Religious occupied solely with manual labor and with the secular affairs of a monastery or friary
Lay Brothers .—Religious occupied solely with manual labor and with the secular affairs of a monastery or friary. They have been known, in various places and at various times, as fratres conversi, laici barbati, illiterati, or idiotae, and, though members of their respective orders, are entirely distinct from the choir monks or brothers, who are devoted mainly to the opus Dei and to study. There is some dispute as to the origin of lay brothers. They are first heard of in the eleventh century, and are stated by Mabillon to have been first instituted by St. John Gualbert at Vallombrosa, about 1038. But, though the name conversi is first applied to religious of this kind in the life of St. John Gualbert, written by the Bl. Andrea Strumensis about the end of the eleventh century, it seems certain they were instituted before the founding of Vallombrosa. St. Peter Damian indicates that servants who were also religious were set apart to perform the manual labor at Fonte Avellana, which was founded about the year 1000, while, at the monastery of Fonte Buono, at Camaldoli, founded about 1012, there were certainly brethren who were distinct from the choir monks, and were devoted entirely to the secular needs of the house.
In early Western monasticism no such distinction existed. The majority of St. Benedict’s monks were not clerics, and all performed manual labor, the word conversi being used only to designate those who had received the habit late in life, to distinguish them from the oblati and nutriti. But by the beginning of the eleventh century the time devoted to study had greatly increased, a larger proportion of the monks were in Holy orders, while great numbers of illiterate persons embraced the religious life. At the same time it was found necessary to regulate the position of the famuli, the hired servants of the monastery, and to include some of these in the monastic family. So in Italy the lay brothers were instituted, and we find similar attempts at organization at the abbey of St. Benignus, at Dijon, under William of Dijon (d. 1031) and Richard of Verdun (d. 1046), while at Hirschau the Abbot William (d. 1091) gave a special rule to the fratres barbati and exteriores. At Cluny the manual work was relegated mostly to paid servants, but the Carthusians, the Cistercians, the Order of Grandmont, and most subsequent religious orders possessed lay brothers, to whom they committed their secular cares. At Grandmont, indeed, the complete control of the order’s property by the lay brothers led to serious disturbances, and finally to the ruin of the order; but the wiser regulations of the Cistercians provided against this danger and have formed the model for the later orders. The English Black Monks have made but slight use of lay brothers, finding the service of paid attendants more convenient; but Father Taunton was mistaken in his assertion that “in those days in English Benedictine monasteries there were no lay brothers”, for they are mentioned in the customaries of St. Augustine’s at Canterbury and St. Peter’s at Westminster.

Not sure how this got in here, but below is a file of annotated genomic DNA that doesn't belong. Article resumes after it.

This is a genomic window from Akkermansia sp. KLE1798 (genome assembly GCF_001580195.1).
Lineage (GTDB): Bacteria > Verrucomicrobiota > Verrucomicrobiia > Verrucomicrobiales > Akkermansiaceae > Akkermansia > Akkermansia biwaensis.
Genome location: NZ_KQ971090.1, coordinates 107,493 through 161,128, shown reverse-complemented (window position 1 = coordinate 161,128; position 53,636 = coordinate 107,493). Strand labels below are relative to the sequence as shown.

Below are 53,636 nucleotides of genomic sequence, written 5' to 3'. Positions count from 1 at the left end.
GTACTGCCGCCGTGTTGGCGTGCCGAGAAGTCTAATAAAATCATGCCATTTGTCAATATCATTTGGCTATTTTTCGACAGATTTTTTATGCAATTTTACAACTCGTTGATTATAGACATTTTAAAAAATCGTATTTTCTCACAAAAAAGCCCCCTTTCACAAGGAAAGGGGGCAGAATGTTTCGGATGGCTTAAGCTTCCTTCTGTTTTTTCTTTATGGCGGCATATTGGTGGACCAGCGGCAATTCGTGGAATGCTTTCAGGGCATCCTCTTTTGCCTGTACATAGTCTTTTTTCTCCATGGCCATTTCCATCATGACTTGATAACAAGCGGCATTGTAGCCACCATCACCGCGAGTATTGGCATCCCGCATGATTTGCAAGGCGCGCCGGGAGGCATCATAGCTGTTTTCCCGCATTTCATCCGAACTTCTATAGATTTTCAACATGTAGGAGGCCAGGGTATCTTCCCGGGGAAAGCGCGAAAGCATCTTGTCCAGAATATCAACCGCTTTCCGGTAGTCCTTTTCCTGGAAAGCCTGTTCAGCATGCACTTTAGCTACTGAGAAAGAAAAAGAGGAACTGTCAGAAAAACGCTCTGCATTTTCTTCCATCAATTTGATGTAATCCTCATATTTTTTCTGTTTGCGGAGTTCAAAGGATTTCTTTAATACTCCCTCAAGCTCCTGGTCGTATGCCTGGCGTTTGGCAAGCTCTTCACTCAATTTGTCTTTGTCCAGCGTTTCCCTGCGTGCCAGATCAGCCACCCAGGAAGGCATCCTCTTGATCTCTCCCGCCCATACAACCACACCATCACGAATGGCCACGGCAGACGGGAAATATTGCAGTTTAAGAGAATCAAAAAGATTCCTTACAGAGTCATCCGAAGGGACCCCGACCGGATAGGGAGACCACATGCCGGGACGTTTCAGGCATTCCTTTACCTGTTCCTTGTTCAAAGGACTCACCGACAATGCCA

Lay brothers are now to be found in most of the religious orders. They are mostly pious and laborious persons, usually drawn from the working classes of the community, who, while unable to attain to the degree of learning requisite for Holy orders, are yet drawn to the religious life and able to contribute by their toil to the prosperity of the house or order of their vocation. Not seldom they are skilled in artistic handicrafts, sometimes they are efficient administrators of temporal possessions, always they are able to perform domestic services or to follow agricultural pursuits. The Cistercians, especially their lay brethren, are famous for their skill in agriculture, and many a now fertile spot owes its productiveness to their unremitting labor in modern as well as in medieval times.
Lay brothers are usually distinguished from the choir brethren by some difference in their habit: for instance, the Cistercian lay brother wears a brown habit, instead of white, with a black scapular; in choir they wear a large cloak instead of a cowl; the Vallombrosan lay brothers wore a cap instead of a hood, and their habit was shorter; the English Benedictine lay brothers wear a hood of a different shape from that of the choir monks, and no cowl; a Dominican lay brother wears a black, instead of a white, scapular. In some orders they are required to recite daily the Little Office of Our Lady, but usually their office consists of a certain number of Paters, Aves, and Glorias. Wherever they are found in considerable numbers they possess their own quarters in the monastery; the domus conversorum is still noticeable in many of the ruins of English monasteries.
Lay sisters are to be found in most of the orders of women, and their origin, like that of the lay brothers, is to be found in the necessity at once of providing the choir nuns with more time for the Office and study, and of enabling the unlearned to embrace the religious life. They, too, are distinguished by their different habit from the choir sisters, and their Office consists of the Little Office of Our Lady or a certain number of Paters, etc. They seem to have been instituted earlier than the lay brothers, being first mentioned in a life of St. Denis written in the ninth century. In the early medieval period we even hear of lay brothers attached to convents of women and of lay sisters attached to monasteries. In each case, of course, the two sexes occupied distinct buildings. This curious arrangement has long been abolished.
LESLIE A. ST. L. TOSE,